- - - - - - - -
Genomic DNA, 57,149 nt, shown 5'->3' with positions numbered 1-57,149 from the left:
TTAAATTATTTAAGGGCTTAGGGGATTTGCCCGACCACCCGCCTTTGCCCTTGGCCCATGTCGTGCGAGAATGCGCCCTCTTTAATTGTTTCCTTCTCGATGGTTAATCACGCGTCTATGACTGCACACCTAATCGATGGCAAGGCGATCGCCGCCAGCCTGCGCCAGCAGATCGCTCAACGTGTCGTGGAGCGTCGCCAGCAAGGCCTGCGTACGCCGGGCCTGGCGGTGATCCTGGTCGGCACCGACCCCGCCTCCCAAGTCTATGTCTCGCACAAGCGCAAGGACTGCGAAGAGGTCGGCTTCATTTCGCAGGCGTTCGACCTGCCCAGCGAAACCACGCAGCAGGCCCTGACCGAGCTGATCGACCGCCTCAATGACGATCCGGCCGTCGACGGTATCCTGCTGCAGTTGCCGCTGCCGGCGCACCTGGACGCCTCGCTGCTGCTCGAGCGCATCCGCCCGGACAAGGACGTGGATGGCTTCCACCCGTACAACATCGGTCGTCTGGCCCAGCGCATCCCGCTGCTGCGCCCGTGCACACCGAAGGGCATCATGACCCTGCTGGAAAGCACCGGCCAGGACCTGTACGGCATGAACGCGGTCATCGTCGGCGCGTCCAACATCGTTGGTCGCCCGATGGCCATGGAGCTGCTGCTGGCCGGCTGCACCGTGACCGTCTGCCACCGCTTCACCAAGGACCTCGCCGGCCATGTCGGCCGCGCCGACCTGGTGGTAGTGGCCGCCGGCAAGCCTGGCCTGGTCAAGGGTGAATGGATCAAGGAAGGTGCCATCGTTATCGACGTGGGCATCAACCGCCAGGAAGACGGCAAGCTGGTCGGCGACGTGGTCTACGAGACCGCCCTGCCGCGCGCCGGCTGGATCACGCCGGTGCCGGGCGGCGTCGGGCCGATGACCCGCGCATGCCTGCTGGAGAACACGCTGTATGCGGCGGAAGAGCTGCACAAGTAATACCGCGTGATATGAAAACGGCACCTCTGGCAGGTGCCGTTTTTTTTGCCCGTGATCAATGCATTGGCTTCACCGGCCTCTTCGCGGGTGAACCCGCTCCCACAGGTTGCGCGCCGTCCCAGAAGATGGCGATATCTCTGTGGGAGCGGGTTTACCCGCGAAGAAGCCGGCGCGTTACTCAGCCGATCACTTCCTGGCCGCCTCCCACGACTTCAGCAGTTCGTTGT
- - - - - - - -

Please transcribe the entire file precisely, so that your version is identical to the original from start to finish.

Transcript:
Genomic DNA, 57,149 nt, shown 5'->3' with positions numbered 1-57,149 from the left:
TTAAATTATTTAAGGGCTTAGGGGATTTGCCCGACCACCCGCCTTTGCCCTTGGCCCATGTCGTGCGAGAATGCGCCCTCTTTAATTGTTTCCTTCTCGATGGTTAATCACGCGTCTATGACTGCACACCTAATCGATGGCAAGGCGATCGCCGCCAGCCTGCGCCAGCAGATCGCTCAACGTGTCGTGGAGCGTCGCCAGCAAGGCCTGCGTACGCCGGGCCTGGCGGTGATCCTGGTCGGCACCGACCCCGCCTCCCAAGTCTATGTCTCGCACAAGCGCAAGGACTGCGAAGAGGTCGGCTTCATTTCGCAGGCGTTCGACCTGCCCAGCGAAACCACGCAGCAGGCCCTGACCGAGCTGATCGACCGCCTCAATGACGATCCGGCCGTCGACGGTATCCTGCTGCAGTTGCCGCTGCCGGCGCACCTGGACGCCTCGCTGCTGCTCGAGCGCATCCGCCCGGACAAGGACGTGGATGGCTTCCACCCGTACAACATCGGTCGTCTGGCCCAGCGCATCCCGCTGCTGCGCCCGTGCACACCGAAGGGCATCATGACCCTGCTGGAAAGCACCGGCCAGGACCTGTACGGCATGAACGCGGTCATCGTCGGCGCGTCCAACATCGTTGGTCGCCCGATGGCCATGGAGCTGCTGCTGGCCGGCTGCACCGTGACCGTCTGCCACCGCTTCACCAAGGACCTCGCCGGCCATGTCGGCCGCGCCGACCTGGTGGTAGTGGCCGCCGGCAAGCCTGGCCTGGTCAAGGGTGAATGGATCAAGGAAGGTGCCATCGTTATCGACGTGGGCATCAACCGCCAGGAAGACGGCAAGCTGGTCGGCGACGTGGTCTACGAGACCGCCCTGCCGCGCGCCGGCTGGATCACGCCGGTGCCGGGCGGCGTCGGGCCGATGACCCGCGCATGCCTGCTGGAGAACACGCTGTATGCGGCGGAAGAGCTGCACAAGTAATACCGCGTGATATGAAAACGGCACCTCTGGCAGGTGCCGTTTTTTTTGCCCGTGATCAATGCATTGGCTTCACCGGCCTCTTCGCGGGTGAACCCGCTCCCACAGGTTGCGCGCCGTCCCAGAAGATGGCGATATCTCTGTGGGAGCGGGTTTACCCGCGAAGAAGCCGGCGCGTTACTCAGCCGATCACTTCCTGGCCGCCTCCCACGACTTCAGCAGTTCGTTGT